Here was our business from yesterday ... and it's clear that volume shifted out of early November into the Cyber Monday window.
But what about pricing issues? Did this company discount everything, or did this company do something clever to manage Cyber Monday?
Let's look at the average price per item sold:
- November = $21.26.
- Thanksgiving - Cyber Monday = $21.38.
- December = $21.87.
Nothing that's too big of a deal there.
Let's look at the percentage of items sold that are classified as a "Winner".
- November = 74.4%.
- Thanksgiving - Cyber Monday = 70.6%.
- December = 74.0%.
Now that's interesting, don't you think? It's obvious that somebody decided to feature a non-winning item, or a series of non-winning items.
Let's look at the percentage of items that were sold below their historical average selling price.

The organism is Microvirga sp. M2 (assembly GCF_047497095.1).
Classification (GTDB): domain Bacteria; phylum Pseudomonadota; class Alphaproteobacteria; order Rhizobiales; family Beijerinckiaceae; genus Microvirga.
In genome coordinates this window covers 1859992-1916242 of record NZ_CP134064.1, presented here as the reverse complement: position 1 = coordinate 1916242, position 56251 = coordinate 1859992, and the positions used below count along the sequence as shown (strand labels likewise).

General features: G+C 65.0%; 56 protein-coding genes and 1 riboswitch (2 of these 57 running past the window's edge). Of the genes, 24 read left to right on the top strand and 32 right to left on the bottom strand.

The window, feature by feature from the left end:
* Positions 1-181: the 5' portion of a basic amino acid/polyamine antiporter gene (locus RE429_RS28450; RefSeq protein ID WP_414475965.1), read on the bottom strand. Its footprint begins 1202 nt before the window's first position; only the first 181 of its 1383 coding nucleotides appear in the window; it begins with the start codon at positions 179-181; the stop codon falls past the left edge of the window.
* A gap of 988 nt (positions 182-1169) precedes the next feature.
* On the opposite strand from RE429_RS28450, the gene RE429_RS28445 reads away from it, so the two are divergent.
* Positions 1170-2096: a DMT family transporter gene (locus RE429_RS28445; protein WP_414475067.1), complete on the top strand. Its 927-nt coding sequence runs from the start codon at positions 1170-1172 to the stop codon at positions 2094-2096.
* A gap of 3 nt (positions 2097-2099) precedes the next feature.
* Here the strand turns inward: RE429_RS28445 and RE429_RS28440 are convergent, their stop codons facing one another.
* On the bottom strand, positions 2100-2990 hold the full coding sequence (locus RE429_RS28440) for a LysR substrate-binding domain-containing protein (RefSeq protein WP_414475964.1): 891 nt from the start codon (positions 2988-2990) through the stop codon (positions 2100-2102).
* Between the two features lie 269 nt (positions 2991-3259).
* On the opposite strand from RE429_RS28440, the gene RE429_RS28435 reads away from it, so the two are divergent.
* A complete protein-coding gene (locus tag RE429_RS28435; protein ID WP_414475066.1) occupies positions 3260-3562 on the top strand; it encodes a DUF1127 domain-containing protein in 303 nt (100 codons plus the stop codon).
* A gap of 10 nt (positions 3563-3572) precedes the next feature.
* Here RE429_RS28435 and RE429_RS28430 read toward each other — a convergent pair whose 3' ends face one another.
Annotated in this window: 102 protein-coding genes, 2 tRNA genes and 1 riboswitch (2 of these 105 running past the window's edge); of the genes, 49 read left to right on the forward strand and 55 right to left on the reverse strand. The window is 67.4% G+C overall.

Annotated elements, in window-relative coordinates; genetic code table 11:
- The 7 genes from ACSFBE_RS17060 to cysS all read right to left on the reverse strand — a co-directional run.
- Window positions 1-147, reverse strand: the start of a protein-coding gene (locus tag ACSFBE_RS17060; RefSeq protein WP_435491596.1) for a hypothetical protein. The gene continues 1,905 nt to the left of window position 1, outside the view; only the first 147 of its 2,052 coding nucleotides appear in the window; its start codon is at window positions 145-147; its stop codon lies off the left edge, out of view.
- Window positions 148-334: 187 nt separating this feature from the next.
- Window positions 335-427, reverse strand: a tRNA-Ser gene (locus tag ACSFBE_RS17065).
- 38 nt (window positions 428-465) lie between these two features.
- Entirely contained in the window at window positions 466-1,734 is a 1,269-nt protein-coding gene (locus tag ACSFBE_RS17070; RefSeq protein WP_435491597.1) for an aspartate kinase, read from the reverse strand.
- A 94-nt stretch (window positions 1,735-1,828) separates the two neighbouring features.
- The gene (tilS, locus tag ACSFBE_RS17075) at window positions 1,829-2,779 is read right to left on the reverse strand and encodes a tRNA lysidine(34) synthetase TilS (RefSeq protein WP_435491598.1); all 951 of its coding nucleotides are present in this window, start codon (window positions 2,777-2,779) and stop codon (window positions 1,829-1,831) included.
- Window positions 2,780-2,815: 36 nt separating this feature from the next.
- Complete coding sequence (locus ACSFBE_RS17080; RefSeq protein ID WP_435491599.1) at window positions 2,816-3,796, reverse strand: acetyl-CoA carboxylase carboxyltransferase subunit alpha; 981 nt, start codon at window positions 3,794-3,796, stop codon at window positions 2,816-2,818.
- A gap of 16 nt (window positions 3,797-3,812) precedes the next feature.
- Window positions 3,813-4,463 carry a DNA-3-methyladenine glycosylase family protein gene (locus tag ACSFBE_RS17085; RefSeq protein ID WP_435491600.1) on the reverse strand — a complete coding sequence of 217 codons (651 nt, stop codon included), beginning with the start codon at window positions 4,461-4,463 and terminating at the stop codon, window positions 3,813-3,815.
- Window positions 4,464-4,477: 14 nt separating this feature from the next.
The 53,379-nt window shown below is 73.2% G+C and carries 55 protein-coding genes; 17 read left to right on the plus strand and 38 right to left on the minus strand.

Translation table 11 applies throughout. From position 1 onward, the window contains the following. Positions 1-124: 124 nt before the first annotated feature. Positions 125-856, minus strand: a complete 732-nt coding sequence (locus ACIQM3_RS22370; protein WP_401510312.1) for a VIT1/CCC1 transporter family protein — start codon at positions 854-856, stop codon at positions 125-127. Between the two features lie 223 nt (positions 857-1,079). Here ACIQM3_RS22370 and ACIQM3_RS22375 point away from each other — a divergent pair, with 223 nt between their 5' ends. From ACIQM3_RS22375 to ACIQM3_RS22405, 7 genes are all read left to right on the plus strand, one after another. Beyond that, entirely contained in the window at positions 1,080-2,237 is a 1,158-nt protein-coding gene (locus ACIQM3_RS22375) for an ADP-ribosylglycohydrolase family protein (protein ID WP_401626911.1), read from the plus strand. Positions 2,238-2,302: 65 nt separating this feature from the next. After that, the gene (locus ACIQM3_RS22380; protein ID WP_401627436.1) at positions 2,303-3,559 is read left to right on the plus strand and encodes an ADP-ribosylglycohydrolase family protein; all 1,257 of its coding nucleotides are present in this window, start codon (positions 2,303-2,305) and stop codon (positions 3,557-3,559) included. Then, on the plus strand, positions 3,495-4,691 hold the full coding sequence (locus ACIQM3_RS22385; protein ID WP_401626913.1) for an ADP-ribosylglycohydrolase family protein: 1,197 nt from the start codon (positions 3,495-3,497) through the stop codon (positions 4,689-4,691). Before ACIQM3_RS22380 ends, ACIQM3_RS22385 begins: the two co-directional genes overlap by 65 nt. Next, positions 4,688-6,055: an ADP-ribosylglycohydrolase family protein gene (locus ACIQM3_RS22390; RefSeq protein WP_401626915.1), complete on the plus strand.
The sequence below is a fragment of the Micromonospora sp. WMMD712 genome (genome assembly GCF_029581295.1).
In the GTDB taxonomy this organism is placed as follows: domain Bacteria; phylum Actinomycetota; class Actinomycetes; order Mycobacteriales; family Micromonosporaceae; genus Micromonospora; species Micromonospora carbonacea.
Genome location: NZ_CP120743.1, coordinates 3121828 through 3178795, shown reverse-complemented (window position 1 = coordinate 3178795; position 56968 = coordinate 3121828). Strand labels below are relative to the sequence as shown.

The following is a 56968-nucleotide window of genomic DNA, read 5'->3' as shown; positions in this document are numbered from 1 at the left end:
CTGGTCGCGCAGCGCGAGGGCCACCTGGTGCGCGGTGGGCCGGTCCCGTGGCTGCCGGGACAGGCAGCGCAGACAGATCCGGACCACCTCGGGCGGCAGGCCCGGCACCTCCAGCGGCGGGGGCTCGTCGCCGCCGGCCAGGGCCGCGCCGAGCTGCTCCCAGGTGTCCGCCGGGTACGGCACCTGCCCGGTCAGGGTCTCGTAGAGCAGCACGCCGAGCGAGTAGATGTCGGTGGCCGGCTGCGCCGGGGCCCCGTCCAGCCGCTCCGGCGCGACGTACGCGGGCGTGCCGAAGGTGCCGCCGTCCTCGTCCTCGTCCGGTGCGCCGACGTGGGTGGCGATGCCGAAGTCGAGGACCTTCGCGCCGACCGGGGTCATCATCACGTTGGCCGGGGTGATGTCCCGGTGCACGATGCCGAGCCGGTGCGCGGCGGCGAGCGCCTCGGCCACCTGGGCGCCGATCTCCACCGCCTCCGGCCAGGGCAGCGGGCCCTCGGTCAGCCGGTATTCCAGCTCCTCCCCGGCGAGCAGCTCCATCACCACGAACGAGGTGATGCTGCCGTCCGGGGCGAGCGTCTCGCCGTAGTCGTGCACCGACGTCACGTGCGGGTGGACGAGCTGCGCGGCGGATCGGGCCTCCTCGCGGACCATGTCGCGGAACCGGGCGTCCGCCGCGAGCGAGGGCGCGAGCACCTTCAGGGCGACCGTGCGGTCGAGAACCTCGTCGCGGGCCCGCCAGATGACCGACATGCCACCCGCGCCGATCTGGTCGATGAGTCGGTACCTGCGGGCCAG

- November = 27.2%.
- Thanksgiving - Cyber Monday = 33.6%.
- December = 23.5%.
The picture is more clear now, isn't it? This brand is selling non-winning items at a discount.
Is there a price point where this is happening? Yes! Let's look at items > $50.
- November = 25.5%.
- Thanksgiving - Cyber Monday = 31.2%.
- December = 29.6%.
To manage the Cyber Monday window, this brand marked down expensive non-winning items.
Would you shift demand out of early November into the Thanksgiving - Cyber Monday window and then feature non-winning high-price-point items sold at a discount in an effort to protect gross margin dollars? Maybe. You'd have to perform the analysis to see if that's the right thing to do, correct?
But at minimum you should perform the analysis, correct?